Carl invites all of us to take part in his 2018 Sci-Fi Experience.

The 2018 Sci-Fi Experience will hopefully give people an opportunity to:

a) Continue their love affair with science fiction
b) Return to science fiction after an absence, or
c) Experience for the first time just how exhilarating science fiction can be.

If you have ever wanted to give science fiction a try, or are already a fan of the genre and are looking for a group of kindred spirits, this is the event for you.

This is a very laid back event. There are no challenges to meet, no limits to how little or much you can participate. You can read short stories, novels, comics, art books…anything with a science fictional bent. You can read nonfiction about space, space travel, other planets, etc. You can watch television shows, films, YouTube series. You can play video or table top games. You can also just fire up your blog and wax eloquent about those science fiction artists whose work you admire.

I’m delighted to see this event back. I love SF and I love to read reviews, musings, anything with an SF twist. I’m joining but I don’t know yet with how many posts.

Currently I’m in the middle of two fantasy books and also one which is set in modern day but in an alternate reality. So, I guess that last book can be categorized as SF. It’s Alison Morton’s “Inceptio” the first book in the Roma Nova series. I’ll have the review up soon. Otherwise, I’ve downloaded quite a few free books this year and while most of them are fantasy, there are also many science fiction books among them. Of course, Christmas time is a busy time otherwise so I’m hoping that I’ll have time to read more in January.

Of course, I’m going to watch the new Star Wars movie (tomorrow!) but the net is going to be full of reviews and opinions about it. I’m also watching the third season of Flash and some other superhero shows, but I don’t know if I’ll write about them.

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The novelization of the first Underworld movie.

Publication year: 2003
Format: print
Publisher: Pocket star books
Page count: 375

I really enjoyed Selene, the gothic setting, and the world building in the movie Underworld. Unfortunately, I didn’t care for the romance which was the linchpin to the plot.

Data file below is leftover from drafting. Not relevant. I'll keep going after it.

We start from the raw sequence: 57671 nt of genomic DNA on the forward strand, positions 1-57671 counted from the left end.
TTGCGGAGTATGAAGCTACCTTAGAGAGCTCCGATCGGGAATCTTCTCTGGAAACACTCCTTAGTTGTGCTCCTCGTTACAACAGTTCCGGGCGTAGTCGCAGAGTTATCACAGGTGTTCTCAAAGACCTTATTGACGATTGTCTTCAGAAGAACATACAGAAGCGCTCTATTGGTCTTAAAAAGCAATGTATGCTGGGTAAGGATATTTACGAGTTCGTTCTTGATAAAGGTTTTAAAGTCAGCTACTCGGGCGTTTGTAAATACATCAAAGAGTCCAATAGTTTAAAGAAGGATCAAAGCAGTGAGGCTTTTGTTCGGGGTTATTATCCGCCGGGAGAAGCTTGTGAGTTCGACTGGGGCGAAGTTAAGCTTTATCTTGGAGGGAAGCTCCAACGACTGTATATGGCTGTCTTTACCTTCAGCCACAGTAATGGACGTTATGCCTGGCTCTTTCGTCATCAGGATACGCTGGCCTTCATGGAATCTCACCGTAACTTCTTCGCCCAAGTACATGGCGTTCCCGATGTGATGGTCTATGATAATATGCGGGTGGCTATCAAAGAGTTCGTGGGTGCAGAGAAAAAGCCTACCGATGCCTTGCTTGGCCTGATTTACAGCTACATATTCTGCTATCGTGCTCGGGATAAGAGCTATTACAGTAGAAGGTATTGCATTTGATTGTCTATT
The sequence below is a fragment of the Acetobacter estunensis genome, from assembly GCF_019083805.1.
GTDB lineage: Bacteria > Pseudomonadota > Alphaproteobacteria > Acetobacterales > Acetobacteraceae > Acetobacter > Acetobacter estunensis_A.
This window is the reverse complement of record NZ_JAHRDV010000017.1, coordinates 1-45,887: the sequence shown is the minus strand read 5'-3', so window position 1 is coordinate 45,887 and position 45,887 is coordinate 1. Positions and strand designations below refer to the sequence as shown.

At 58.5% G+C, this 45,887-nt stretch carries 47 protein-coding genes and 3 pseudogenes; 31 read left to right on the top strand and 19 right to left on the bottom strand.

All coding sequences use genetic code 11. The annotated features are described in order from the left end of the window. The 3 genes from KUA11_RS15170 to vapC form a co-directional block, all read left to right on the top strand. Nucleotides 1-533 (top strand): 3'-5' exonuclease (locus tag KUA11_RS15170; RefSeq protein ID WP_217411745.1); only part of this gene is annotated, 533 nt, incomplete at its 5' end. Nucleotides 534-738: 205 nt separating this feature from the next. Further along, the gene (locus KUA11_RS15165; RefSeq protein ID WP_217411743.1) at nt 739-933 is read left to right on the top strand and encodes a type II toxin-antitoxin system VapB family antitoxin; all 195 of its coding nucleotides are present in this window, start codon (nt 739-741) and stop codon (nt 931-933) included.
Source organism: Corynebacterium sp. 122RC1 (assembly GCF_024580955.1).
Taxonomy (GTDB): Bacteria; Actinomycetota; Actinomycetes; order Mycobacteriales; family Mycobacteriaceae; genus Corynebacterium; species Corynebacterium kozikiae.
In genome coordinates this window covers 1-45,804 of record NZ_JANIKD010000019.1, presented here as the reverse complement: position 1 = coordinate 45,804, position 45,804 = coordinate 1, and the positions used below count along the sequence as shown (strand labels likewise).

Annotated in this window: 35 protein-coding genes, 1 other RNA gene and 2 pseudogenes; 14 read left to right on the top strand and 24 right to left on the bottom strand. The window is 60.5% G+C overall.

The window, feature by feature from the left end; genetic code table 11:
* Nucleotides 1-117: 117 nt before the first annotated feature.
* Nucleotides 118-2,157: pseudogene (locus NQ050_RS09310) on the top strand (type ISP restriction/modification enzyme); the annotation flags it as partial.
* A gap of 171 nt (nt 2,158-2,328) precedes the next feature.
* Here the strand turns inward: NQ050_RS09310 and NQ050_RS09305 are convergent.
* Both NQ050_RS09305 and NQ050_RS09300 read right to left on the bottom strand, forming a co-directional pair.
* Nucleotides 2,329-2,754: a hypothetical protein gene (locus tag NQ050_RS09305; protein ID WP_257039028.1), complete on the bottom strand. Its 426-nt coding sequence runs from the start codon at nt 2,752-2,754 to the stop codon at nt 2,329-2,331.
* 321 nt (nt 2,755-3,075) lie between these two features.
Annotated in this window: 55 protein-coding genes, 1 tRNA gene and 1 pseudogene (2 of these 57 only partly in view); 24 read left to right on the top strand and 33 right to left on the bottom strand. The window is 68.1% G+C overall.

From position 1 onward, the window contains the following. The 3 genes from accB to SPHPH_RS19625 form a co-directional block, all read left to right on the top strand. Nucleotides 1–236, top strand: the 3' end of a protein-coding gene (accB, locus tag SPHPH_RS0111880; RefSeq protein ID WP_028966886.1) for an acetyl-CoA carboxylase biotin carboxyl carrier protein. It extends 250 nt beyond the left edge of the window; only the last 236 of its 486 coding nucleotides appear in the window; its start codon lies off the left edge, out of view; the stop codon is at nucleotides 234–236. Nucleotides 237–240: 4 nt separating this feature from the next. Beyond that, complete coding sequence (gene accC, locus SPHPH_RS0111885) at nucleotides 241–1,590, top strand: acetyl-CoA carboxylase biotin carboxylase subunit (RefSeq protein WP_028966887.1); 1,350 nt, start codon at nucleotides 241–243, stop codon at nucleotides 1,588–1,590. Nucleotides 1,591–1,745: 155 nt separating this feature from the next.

In the novelization the romance is present right at the start. Right at the beginning, before the gunfight at the subway station, Selene and Michael notice each other among the crowds and are immediately taken by each other. Unfortunately, I don’t find their romance in the book any more convincing than in the movie. Oh, I can just about believe that Selene, who has been a stoic werewolf hunter for 600 years without any romantic feelings at all, could find Michael attractive. But for her to quite suddenly abandon her coven for him in just an afternoon… is less believable. Then again, I’d also want any excuse to get away from Kraven, if I were Selene.

The book is very faithful to the movie, for the most part. There are some scenes which aren’t in the movie though it could be that they were cut afterwards or cut from the script. Since the book has multiple POV characters, we get to see the thoughts of most of the characters who appear in the film. Even though Selene is outwardly calm, she goes through more emotions in the book than in the movie. I understand that a stoic character can be difficult to make appealing to a reader. Unfortunately, her stoic get-the-job done attitude is one of the things I really liked in the movie, so the book kind of undermines that.

The book has around dozen different POV characters and unfortunately Selene was the only one who appealed to me. I didn’t care for Kraven in the movie either but his POV here is almost excruciating. He lusts after Selene but abuses her and everyone else around him.

The scenes are short with rapidly changing POVs. We do find out a few interesting details about vampire life which weren’t in the movie but otherwise it’s just a movie in a book form.

The continuation novella to Penric’s Mission.

Publication year: 2017
Format: Audio
Running time: 3 and 25 minutes
Narrator: Grover Gardner

Penric, General Adelis Arisaydua and his widowed sister Nikys are on the run from Cedonia’s forces. Penric is a sorcerer in the Bastard’s order and he’s grievously wounded. His demon, Desdemona, is healing him but it takes time and energy. But they have to get away from Cedonia and a safe place. However, they are quite a distinct party so they have to find a way to disguise themselves. Unexpectedly, one of Desdemona’s previous hosts comes to the rescue, and so Penric disguises himself as Mira, a high-class courtesan. However, this tactic brings them some unexpected attention, too.

Another short Penric novella which ends rather abruptly and leaves personal matters unsolved. Unfortunately, this novella feels very much like part of a story instead a complete story. I also strongly suggest reading the previous novellas first.